Rethinking Language, Mind, and Meaning (Carl G. Hempel Lecture Series)
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In this book, Scott Soames argues that the revolution in the study of language and mind that has taken place since the late nineteenth century must be rethought. The central insight in the reigning tradition is that propositions are representational. To know the meaning of a sentence or the content of a belief requires knowing which things it represents as being which ways, and therefore knowing what the world must be like if it is to conform to how the sentence or belief represents it. These are truth conditions of the sentence or belief. But meanings and representational contents are not truth conditions, and there is more to propositions than representational content. In addition to imposing conditions the world must satisfy if it is to be true, a proposition may also impose conditions on minds that entertain it. The study of mind and language cannot advance further without a conception of propositions that allows them to have contents of both of these sorts. Soames provides it.
He does so by arguing that propositions are repeatable, purely representational cognitive acts or operations that represent the world as being a certain way, while requiring minds that perform them to satisfy certain cognitive conditions. Because they have these two types of content--one facing the world and one facing the mind--pairs of propositions can be representationally identical but cognitively distinct. Using this breakthrough, Soames offers new solutions to several of the most perplexing problems in the philosophy of language and mind.
don’t include restrictions on the way in which the utterance time must be cognitively identified, utterances of these sentences can express and communicate propositions of limited cognitive access that include such restrictions for the same sorts of reasons that utterances of first-person sentences do. So, the cognitive theory of propositions allows the distinction between representationally identical first- and third-person propositions to be extended to a distinction between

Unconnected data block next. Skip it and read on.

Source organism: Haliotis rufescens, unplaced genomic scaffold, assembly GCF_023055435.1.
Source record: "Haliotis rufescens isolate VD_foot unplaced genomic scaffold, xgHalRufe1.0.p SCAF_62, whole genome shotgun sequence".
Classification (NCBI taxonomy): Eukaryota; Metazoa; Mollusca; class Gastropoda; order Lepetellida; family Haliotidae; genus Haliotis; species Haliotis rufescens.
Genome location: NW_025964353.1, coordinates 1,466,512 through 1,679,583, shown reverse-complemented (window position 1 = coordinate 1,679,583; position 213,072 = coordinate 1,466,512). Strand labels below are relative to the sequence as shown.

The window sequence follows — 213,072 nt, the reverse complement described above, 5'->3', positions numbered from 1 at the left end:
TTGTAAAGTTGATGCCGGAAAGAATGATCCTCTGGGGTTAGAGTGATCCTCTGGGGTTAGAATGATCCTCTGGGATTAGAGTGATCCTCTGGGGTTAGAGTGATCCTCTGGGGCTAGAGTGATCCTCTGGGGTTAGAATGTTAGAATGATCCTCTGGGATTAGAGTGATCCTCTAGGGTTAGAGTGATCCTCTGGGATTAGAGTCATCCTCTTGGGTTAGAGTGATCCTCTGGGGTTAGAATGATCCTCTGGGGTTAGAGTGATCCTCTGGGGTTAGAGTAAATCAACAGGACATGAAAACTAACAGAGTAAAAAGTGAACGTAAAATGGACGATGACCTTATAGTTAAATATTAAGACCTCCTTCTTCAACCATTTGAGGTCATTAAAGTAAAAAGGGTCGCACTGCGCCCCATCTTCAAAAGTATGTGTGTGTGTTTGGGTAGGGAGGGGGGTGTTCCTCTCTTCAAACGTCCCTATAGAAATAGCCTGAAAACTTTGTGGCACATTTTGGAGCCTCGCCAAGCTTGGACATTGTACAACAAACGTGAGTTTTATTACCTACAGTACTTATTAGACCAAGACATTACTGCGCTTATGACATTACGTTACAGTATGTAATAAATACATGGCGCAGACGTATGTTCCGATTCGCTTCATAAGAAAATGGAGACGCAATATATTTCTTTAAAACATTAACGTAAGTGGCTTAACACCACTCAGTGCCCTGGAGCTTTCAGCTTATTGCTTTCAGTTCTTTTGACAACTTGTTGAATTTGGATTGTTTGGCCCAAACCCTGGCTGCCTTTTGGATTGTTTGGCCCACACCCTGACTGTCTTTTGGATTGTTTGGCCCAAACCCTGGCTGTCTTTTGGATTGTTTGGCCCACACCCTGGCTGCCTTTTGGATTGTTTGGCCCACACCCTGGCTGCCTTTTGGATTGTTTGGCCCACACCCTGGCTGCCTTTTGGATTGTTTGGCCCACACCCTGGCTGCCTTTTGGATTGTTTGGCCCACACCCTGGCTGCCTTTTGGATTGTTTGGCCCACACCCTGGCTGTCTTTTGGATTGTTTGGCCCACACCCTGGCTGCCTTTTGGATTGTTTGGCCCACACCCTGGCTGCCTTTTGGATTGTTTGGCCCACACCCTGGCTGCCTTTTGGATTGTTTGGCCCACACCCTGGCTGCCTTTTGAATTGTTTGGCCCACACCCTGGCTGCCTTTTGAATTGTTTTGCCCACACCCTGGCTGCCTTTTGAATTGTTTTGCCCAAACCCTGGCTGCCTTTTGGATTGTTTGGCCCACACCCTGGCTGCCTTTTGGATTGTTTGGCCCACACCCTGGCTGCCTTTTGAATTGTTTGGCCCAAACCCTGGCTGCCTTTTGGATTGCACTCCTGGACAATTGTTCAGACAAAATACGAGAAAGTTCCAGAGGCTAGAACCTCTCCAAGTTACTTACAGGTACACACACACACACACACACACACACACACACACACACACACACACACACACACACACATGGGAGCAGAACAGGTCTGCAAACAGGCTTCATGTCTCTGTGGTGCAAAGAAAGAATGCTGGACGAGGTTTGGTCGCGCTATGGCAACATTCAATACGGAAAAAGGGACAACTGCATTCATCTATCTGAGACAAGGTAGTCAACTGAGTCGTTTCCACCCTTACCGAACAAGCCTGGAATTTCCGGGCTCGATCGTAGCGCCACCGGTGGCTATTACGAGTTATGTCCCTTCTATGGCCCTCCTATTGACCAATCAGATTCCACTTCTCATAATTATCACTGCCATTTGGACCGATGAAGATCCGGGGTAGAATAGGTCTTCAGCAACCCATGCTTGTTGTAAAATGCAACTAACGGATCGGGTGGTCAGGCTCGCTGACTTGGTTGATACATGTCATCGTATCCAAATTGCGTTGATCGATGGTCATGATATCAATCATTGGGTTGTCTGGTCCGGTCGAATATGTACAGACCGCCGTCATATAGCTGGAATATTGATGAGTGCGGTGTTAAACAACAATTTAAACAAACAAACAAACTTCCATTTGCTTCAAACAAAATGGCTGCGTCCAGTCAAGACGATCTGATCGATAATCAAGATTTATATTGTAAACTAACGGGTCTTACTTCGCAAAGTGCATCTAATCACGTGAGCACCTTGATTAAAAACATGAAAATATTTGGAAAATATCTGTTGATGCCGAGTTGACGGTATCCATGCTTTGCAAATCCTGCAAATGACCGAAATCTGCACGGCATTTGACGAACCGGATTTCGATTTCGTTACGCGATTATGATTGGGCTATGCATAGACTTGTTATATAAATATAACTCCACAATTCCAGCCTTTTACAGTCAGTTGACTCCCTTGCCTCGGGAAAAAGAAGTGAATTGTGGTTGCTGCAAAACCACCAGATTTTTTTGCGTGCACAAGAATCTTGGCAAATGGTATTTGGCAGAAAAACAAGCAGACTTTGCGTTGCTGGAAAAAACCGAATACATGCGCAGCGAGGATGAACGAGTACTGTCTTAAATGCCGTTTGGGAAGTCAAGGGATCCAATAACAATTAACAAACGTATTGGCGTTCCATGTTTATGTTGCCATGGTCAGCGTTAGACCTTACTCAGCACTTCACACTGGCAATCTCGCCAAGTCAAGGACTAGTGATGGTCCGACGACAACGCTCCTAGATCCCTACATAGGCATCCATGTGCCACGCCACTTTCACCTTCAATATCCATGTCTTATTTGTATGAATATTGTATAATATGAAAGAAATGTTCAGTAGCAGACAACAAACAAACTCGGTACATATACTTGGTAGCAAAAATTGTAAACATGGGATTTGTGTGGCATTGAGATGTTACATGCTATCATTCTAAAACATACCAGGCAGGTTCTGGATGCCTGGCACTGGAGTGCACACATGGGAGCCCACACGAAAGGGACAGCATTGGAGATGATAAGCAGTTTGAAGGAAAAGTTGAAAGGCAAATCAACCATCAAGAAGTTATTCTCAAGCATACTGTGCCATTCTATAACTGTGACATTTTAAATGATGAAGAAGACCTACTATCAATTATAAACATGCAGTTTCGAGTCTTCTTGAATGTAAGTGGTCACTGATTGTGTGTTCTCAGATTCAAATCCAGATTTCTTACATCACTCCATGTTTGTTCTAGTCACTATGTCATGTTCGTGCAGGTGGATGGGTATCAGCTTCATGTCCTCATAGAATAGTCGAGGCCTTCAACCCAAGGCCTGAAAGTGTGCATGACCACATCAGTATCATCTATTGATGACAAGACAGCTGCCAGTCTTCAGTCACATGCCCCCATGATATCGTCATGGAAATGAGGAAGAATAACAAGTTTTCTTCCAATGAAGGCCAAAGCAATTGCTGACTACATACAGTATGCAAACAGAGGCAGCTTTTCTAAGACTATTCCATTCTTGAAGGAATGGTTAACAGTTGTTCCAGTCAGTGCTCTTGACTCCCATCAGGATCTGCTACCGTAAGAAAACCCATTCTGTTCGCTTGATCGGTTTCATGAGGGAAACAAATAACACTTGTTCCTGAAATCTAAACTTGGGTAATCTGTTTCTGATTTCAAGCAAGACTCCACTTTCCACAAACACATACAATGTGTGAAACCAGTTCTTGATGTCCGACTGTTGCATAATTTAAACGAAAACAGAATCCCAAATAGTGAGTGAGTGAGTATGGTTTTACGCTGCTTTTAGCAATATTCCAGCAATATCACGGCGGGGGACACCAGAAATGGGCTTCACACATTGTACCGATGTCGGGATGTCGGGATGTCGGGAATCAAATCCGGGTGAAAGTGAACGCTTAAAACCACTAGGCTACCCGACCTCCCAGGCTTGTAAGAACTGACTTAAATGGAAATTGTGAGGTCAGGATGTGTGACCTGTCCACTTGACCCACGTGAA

how this claim about what he has just realized can be true depends on the existence of a first-person proposition that only he, Rudolf, can entertain. The extension of the case involves adding another amnesiac, Rudolf’s friend Otto, to the story. In the extended case, Otto is read- ing the same story over Rudolf’s shoulder, when he suddenly recovers a portion of his memory. This time, however, the recovered memory is not about the agent who is remembering, but someone else. Otto suddenly
asserted. Since we don’t get these results with standard utterances of (1b) and (2b), we can explain the cognitive and assertive difference between accepting or uttering the (a) sentences versus accepting or uttering the (b) sen- tences, whether or not recognition of recurrence is incorporated as a Millian mode of presentation into any propositions asserted or believed in these cases. If Frege’s puzzle cases require recognition of recurrence to be treated as a Millian mode of presentation,
without changing referential content; they include (i) entertaining a proposition that is itself a predication tar- get (or a constituent of such a target), (ii) first-person cognition, (iii) present-tense cognition, (iv) linguistic cognition, and (v) perceptual cognition. Each of these gives rise to propositions cognitive access to which is limited to only some agents otherwise capable of entertaining, af- firming, and believing propositions. With (i), the limitation excludes
philosophical points above. Thus, verbs like ‘think’, ‘hope’, and ‘expect’ can be added to the list—‘believe’, ‘question’, ‘doubt’, ‘deny’, and ‘learn’—used in this argument. I will return to this issue in chapter 11. 180 ChAPTER 9 “my question that I am such-and-such,” “my doubt that I am such- and-such,” or “my denial that I am such-and-such” as being true, or false either. What is true or false is what I questioned, doubted, or denied, which is the first-person proposition the existence